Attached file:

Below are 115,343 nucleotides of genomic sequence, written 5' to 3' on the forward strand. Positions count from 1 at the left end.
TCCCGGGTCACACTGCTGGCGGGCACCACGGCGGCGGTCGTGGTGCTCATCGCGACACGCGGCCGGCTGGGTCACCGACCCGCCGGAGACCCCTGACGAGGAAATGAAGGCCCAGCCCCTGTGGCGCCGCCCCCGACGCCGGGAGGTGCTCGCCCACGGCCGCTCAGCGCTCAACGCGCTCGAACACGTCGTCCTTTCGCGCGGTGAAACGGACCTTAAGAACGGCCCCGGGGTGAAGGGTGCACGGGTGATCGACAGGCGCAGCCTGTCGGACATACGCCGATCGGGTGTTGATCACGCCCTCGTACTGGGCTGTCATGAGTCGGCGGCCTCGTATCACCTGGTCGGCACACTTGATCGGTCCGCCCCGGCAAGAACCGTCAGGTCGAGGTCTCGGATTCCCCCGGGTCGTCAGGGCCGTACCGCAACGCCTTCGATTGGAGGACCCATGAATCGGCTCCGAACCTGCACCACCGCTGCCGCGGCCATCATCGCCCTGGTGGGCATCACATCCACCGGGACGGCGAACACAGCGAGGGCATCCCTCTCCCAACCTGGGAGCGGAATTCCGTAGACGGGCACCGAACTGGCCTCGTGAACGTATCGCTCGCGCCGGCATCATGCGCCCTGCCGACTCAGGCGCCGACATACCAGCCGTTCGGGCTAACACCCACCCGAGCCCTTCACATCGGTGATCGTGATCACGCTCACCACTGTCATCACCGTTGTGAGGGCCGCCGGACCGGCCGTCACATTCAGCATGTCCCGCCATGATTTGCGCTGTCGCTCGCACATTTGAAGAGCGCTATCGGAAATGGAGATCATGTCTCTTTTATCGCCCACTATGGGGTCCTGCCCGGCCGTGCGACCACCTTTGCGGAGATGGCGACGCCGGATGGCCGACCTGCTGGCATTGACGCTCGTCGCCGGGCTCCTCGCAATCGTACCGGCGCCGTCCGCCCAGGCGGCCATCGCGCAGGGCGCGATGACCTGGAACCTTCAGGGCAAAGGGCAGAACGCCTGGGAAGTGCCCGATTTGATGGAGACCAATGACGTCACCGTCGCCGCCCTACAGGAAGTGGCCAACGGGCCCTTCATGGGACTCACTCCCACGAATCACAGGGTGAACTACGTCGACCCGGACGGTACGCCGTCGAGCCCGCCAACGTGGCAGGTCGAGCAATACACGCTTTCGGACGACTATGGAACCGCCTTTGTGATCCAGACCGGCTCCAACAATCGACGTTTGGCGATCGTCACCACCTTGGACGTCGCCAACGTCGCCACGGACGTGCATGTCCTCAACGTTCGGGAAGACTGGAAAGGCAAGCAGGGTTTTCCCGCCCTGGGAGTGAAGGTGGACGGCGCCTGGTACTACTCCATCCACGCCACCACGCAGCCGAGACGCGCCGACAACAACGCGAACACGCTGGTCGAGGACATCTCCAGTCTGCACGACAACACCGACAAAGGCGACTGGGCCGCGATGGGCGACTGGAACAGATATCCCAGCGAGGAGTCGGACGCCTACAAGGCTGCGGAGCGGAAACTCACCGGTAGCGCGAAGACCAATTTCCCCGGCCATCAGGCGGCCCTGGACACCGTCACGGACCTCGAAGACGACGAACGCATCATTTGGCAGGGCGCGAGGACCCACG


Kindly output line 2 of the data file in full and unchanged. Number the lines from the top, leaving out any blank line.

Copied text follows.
TCCCGGGTCACACTGCTGGCGGGCACCACGGCGGCGGTCGTGGTGCTCATCGCGACACGCGGCCGGCTGGGTCACCGACCCGCCGGAGACCCCTGACGAGGAAATGAAGGCCCAGCCCCTGTGGCGCCGCCCCCGACGCCGGGAGGTGCTCGCCCACGGCCGCTCAGCGCTCAACGCGCTCGAACACGTCGTCCTTTCGCGCGGTGAAACGGACCTTAAGAACGGCCCCGGGGTGAAGGGTGCACGGGTGATCGACAGGCGCAGCCTGTCGGACATACGCCGATCGGGTGTTGATCACGCCCTCGTACTGGGCTGTCATGAGTCGGCGGCCTCGTATCACCTGGTCGGCACACTTGATCGGTCCGCCCCGGCAAGAACCGTCAGGTCGAGGTCTCGGATTCCCCCGGGTCGTCAGGGCCGTACCGCAACGCCTTCGATTGGAGGACCCATGAATCGGCTCCGAACCTGCACCACCGCTGCCGCGGCCATCATCGCCCTGGTGGGCATCACATCCACCGGGACGGCGAACACAGCGAGGGCATCCCTCTCCCAACCTGGGAGCGGAATTCCGTAGACGGGCACCGAACTGGCCTCGTGAACGTATCGCTCGCGCCGGCATCATGCGCCCTGCCGACTCAGGCGCCGACATACCAGCCGTTCGGGCTAACACCCACCCGAGCCCTTCACATCGGTGATCGTGATCACGCTCACCACTGTCATCACCGTTGTGAGGGCCGCCGGACCGGCCGTCACATTCAGCATGTCCCGCCATGATTTGCGCTGTCGCTCGCACATTTGAAGAGCGCTATCGGAAATGGAGATCATGTCTCTTTTATCGCCCACTATGGGGTCCTGCCCGGCCGTGCGACCACCTTTGCGGAGATGGCGACGCCGGATGGCCGACCTGCTGGCATTGACGCTCGTCGCCGGGCTCCTCGCAATCGTACCGGCGCCGTCCGCCCAGGCGGCCATCGCGCAGGGCGCGATGACCTGGAACCTTCAGGGCAAAGGGCAGAACGCCTGGGAAGTGCCCGATTTGATGGAGACCAATGACGTCACCGTCGCCGCCCTACAGGAAGTGGCCAACGGGCCCTTCATGGGACTCACTCCCACGAATCACAGGGTGAACTACGTCGACCCGGACGGTACGCCGTCGAGCCCGCCAACGTGGCAGGTCGAGCAATACACGCTTTCGGACGACTATGGAACCGCCTTTGTGATCCAGACCGGCTCCAACAATCGACGTTTGGCGATCGTCACCACCTTGGACGTCGCCAACGTCGCCACGGACGTGCATGTCCTCAACGTTCGGGAAGACTGGAAAGGCAAGCAGGGTTTTCCCGCCCTGGGAGTGAAGGTGGACGGCGCCTGGTACTACTCCATCCACGCCACCACGCAGCCGAGACGCGCCGACAACAACGCGAACACGCTGGTCGAGGACATCTCCAGTCTGCACGACAACACCGACAAAGGCGACTGGGCCGCGATGGGCGACTGGAACAGATATCCCAGCGAGGAGTCGGACGCCTACAAGGCTGCGGAGCGGAAACTCACCGGTAGCGCGAAGACCAATTTCCCCGGCCATCAGGCGGCCCTGGACACCGTCACGGACCTCGAAGACGACGAACGCATCATTTGGCAGGGCGCGAGGACCCACG